Watt is a cultural omnivore. Especially over the last decade, his openness (and eagerness) to devour new musical experience has become increasingly audible (and visible) in the dozens of projects and live performances he's participated in with artists as divergent as Yoko Ono, Black Moth Super Rainbow, Petra Haden and Kelly Clarkson.
With the songwriting and recording process freed from terra firma through digital technology and internet file sharing, Watt's been able to contribute bass to recordings by friends and fans from all over the world, who have contacted him through email and social media. He's also sought the partnership of musicians he's encountered on his own: through his (since 2001) web-based radio series "The Watt from Pedro Show," or met on tour, particularly since 2003 when he began playing bass with the perpetually globetrotting Iggy and the Stooges. These opportunities have yielded several ongoing collaborations, including multiple recordings with members of the Japanese band Migu and England's The Go! Team. To accommodate this explosion of creativity, in 2011 Watt launched a new label, clenchedwrench (www.clenchedwrench.com), his first DIY imprint in almost three decades. Its first release was "Hyphenated Man," the third of his "operas," in March 2011. The label has since released "Dos y Dos," the 4th (Mike Watt and Kira Roessler) Dos album (2011) and "Speilgusher" (2012) with poet, rock critic and Blue Oyster Cult lyricist Richard Meltzer. "La Busta Gialla" by Il Sogno del Mariano, a trio pairing Watt with Italian musicians Stefano Pilia on guitar, and Andrea Belfi on drums, and several more collaborative recordings are scheduled for release in 2012.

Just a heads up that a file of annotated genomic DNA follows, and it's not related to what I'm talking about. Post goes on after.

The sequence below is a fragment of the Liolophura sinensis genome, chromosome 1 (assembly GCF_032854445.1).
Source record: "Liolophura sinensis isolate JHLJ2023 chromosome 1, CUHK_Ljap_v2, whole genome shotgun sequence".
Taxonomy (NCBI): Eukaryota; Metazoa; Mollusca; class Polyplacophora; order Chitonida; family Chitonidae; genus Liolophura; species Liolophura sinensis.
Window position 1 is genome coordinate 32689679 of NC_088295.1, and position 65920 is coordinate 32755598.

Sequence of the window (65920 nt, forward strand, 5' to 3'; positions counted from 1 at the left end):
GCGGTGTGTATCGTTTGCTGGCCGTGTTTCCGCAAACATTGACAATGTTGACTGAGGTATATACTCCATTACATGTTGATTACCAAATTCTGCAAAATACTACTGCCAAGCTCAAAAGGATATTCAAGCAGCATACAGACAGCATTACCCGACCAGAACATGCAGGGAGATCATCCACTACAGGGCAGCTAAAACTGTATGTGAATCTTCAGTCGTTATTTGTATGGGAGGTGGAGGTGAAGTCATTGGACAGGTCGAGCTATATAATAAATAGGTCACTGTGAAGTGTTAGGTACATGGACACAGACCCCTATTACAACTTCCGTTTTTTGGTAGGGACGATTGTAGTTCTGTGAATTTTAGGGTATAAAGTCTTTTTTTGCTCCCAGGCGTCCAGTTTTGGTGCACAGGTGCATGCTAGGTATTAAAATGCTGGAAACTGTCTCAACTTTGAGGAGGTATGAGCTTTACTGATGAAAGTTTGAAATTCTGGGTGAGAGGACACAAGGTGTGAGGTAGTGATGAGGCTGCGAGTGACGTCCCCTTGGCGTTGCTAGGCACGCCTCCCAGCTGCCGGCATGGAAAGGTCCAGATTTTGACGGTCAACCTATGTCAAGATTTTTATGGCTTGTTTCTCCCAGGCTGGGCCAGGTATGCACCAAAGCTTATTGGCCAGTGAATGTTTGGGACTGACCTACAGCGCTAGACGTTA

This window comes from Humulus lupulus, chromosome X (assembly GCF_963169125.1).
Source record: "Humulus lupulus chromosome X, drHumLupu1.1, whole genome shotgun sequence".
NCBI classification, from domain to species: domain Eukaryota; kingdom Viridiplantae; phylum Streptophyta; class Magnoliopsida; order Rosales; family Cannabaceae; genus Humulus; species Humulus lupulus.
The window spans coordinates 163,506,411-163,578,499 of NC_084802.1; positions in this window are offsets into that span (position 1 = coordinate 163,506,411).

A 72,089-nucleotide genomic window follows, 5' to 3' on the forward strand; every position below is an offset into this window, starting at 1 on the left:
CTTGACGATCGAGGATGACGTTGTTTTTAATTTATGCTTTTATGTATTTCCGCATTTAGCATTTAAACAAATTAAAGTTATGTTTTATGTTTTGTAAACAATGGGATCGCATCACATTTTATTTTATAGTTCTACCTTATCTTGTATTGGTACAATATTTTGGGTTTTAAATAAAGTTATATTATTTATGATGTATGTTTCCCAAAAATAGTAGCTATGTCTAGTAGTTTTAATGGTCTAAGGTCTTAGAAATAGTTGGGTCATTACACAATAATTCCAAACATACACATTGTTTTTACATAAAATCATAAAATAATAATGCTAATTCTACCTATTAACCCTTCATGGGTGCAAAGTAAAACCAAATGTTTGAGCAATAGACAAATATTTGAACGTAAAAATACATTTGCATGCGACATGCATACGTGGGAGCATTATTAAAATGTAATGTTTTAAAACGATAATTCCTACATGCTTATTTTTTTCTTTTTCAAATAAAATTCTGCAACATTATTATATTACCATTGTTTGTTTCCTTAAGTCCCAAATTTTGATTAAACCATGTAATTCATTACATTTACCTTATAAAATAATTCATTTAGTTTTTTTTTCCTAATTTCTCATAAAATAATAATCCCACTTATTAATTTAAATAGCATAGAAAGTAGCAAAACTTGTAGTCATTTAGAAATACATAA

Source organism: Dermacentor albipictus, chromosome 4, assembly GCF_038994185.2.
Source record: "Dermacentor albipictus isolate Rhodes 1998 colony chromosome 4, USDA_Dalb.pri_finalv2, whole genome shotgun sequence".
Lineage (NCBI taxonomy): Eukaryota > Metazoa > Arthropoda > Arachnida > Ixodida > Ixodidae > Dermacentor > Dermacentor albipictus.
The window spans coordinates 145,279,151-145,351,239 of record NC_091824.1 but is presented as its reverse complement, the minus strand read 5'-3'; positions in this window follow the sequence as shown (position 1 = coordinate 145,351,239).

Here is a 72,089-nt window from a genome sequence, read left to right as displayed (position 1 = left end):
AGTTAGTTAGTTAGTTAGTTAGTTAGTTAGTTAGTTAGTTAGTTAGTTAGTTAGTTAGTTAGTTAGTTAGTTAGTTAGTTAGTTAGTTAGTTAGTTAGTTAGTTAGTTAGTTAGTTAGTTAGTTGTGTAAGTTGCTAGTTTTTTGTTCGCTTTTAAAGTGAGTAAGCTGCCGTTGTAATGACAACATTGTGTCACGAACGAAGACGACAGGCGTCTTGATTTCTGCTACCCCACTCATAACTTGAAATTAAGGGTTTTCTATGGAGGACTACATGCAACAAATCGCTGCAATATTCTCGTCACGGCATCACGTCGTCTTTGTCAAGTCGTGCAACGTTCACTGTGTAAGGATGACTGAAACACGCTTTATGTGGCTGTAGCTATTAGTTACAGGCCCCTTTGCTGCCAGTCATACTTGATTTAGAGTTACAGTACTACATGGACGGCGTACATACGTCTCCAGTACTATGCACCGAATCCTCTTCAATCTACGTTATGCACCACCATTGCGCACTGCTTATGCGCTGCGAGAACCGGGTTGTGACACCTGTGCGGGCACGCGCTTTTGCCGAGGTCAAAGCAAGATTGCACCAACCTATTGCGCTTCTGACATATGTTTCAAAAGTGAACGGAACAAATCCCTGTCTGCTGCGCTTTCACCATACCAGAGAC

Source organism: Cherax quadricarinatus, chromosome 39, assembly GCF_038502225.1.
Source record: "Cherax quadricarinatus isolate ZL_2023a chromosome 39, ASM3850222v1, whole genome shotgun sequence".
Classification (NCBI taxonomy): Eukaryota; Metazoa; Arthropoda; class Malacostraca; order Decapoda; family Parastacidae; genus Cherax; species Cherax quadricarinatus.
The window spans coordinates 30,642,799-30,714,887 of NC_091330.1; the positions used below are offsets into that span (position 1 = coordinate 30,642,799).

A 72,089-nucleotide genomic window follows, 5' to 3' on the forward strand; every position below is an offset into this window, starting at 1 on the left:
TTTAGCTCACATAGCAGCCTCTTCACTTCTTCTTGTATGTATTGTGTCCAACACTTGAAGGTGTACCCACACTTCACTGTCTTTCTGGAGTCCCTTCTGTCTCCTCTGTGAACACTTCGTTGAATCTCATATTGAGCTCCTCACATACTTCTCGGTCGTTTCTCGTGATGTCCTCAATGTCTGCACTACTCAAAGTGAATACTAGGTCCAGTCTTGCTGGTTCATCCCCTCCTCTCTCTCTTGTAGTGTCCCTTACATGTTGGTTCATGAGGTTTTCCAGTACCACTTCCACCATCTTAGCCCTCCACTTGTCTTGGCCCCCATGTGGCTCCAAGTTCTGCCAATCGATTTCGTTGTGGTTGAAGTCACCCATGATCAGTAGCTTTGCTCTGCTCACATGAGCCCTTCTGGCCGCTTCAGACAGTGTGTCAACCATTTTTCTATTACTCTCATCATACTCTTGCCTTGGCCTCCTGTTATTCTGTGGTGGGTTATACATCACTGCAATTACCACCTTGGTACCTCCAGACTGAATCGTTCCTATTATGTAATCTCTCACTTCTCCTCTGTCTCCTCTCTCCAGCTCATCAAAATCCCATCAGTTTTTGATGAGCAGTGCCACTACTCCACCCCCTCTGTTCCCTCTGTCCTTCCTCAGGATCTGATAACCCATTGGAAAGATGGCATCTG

History is ultimately a revisionist art form. Biography, too, is less ambiguous and more subjective in the rearview mirror. Glancing backward, it might appear obvious now how Watt has grown as a musician and as a man. His legendary big heart, acute intelligence and irrepressible curiosity, combined with his strong work ethic and a much-admired artistic authenticity have secured his reputation. He is one of the most well respected musicians of the last three decades. He's also one of the most dearly loved.